Can a woman ever really know herself if she doesn't know her mother?
From the author of the smash-hit bestseller Firefly Lane and True Colors comes a powerful, heartbreaking novel that illuminates the intricate mother-daughter bond and explores the enduring links between the present and the past
Meredith and Nina Whitson are as different as sisters can be. One stayed at home to raise her children and manage the family apple orchard; the other followed a dream and traveled the world to become a famous photojournalist. But when their beloved father falls ill, Meredith and Nina find themselves together again, standing alongside their cold, disapproving mother, Anya, who even now, offers no comfort to her daughters. As children, the only connection between them was the Russian fairy tale Anya sometimes told the girls at night. On his deathbed, their father extracts a promise from the women in his life: the fairy tale will be told one last time—and all the way to the end. Thus begins an unexpected journey into the truth of Anya's life in war-torn Leningrad, more than five decades ago. Alternating between the past and present, Meredith and Nina will finally hear the singular, harrowing story of their mother's life, and what they learn is a secret so terrible and terrifying that it will shake the very foundation of their family and change who they believe they are.
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Anya’s chronicle of the 900-day siege, during which more than half a million civilians perished from hunger and cold, imparts new gravitas to the novel, easily overwhelming her daughters’ more conventional “issues.” The effect, however, is all but vitiated by a manipulative and contrived ending.May 20 2010 | Read Full Review of Winter Garden
It would be easy to dismiss Kristin Hannah’s Winter Garden as book club fiction, a done-to...Saved from book-club fiction predictability by an intricate weaving of timelines, Kristin Hannah's Winter Garden is an emotionally compelling read.Feb 02 2010 | Read Full Review of Winter Garden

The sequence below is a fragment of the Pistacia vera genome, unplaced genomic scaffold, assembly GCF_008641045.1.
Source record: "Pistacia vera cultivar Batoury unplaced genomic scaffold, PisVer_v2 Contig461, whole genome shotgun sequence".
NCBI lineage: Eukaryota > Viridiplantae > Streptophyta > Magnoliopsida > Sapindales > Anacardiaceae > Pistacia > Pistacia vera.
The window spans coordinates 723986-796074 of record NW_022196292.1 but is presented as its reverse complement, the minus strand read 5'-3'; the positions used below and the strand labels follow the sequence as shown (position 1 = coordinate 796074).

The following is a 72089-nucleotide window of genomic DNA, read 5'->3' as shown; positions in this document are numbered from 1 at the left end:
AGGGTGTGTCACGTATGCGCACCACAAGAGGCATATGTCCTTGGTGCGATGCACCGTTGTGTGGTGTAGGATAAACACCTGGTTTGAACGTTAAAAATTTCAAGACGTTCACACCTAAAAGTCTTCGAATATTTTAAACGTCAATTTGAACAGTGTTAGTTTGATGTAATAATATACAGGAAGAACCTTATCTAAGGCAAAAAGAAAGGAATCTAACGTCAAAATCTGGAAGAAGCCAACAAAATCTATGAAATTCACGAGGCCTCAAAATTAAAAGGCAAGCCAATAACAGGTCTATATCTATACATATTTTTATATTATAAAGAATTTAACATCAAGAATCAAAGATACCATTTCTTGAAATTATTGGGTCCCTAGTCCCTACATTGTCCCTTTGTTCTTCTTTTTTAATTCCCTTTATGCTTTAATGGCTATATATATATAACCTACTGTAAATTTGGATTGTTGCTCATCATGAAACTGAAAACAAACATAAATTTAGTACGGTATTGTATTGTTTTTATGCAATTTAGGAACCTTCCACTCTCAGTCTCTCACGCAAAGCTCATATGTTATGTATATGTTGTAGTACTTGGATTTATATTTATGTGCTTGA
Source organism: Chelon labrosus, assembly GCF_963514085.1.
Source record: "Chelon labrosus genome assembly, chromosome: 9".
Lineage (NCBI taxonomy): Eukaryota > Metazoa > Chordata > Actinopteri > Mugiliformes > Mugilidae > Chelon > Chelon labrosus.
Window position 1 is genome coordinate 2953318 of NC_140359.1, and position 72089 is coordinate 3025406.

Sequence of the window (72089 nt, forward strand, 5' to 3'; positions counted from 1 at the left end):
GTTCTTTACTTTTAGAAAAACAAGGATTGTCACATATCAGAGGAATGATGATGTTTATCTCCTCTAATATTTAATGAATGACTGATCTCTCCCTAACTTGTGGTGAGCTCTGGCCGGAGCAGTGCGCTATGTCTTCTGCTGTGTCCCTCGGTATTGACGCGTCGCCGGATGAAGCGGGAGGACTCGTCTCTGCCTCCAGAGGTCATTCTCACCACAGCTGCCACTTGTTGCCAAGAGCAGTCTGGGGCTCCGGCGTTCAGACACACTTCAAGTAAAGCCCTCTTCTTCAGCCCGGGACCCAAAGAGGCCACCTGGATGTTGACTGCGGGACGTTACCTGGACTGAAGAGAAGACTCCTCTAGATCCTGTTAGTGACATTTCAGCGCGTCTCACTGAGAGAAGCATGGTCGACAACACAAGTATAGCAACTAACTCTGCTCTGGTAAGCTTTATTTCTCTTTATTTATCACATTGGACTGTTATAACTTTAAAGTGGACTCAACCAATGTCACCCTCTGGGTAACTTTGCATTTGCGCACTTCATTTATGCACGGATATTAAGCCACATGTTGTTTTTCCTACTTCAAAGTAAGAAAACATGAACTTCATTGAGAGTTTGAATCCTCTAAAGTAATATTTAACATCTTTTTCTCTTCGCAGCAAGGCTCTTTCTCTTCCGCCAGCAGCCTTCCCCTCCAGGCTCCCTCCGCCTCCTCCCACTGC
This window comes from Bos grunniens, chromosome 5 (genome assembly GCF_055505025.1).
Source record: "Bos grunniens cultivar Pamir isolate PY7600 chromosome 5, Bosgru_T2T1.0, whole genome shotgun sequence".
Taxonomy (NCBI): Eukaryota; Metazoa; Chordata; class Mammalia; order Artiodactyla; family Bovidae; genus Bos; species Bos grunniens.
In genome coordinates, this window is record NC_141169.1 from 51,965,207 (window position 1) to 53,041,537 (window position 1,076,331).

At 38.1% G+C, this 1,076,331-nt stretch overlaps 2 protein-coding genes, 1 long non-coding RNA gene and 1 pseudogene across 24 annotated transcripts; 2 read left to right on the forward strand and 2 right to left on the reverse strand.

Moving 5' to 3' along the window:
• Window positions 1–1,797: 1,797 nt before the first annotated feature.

The complexity and depth of the “fairy tale” timeline makes Hannah’s pat tying-up-loose-ends resolution all the more inexplicable. Relying heavily on improbable coincidence and a sense of something fated, the conclusion of Winter Garden was a bit too tidy for my satisfaction.Feb 02 2010 | Read Full Review of Winter Garden
Although in many ways the situations and characters in WINTER GARDEN are extremes, sisters and daughters of all ages will recognize fundamental truths in Kristin Hannah’s keenly observed portrayal of the Whitson family.Jan 24 2011 | Read Full Review of Winter Garden
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... Especially when it comes to wonderful books that deserve to be spoken. ... Winter
Garden by Kristin Hannah - a book review ... review: The Lady Elizabeth, by
Alison Weir · Book Review: The Dew Breaker by Edwidge Danticat.
Honestly, if the story of Anya wasn’t told the way it was, I probably would not have finished this book because then the core of the story would seem to follow a typical formula that seems to exist for stories about women hitting middle age and looking back on their lives and the mistakes or reg...Nov 25 2016 | Read Full Review of Winter Garden
Winter Garden was an interesting novel that’s a great read for a cold, snowy day. Though the ending is tied up a little too easily and neatly, it’s the character development and introspection that really makes it worth reading. Fans of women’s fiction novels should definitely consider picking t...Feb 08 2010 | Read Full Review of Winter Garden
Love that is longsuffering, gentle, patient, good, and faithful makes WINTER GARDEN a story that will be long remembered.Feb 02 2010 | Read Full Review of Winter Garden
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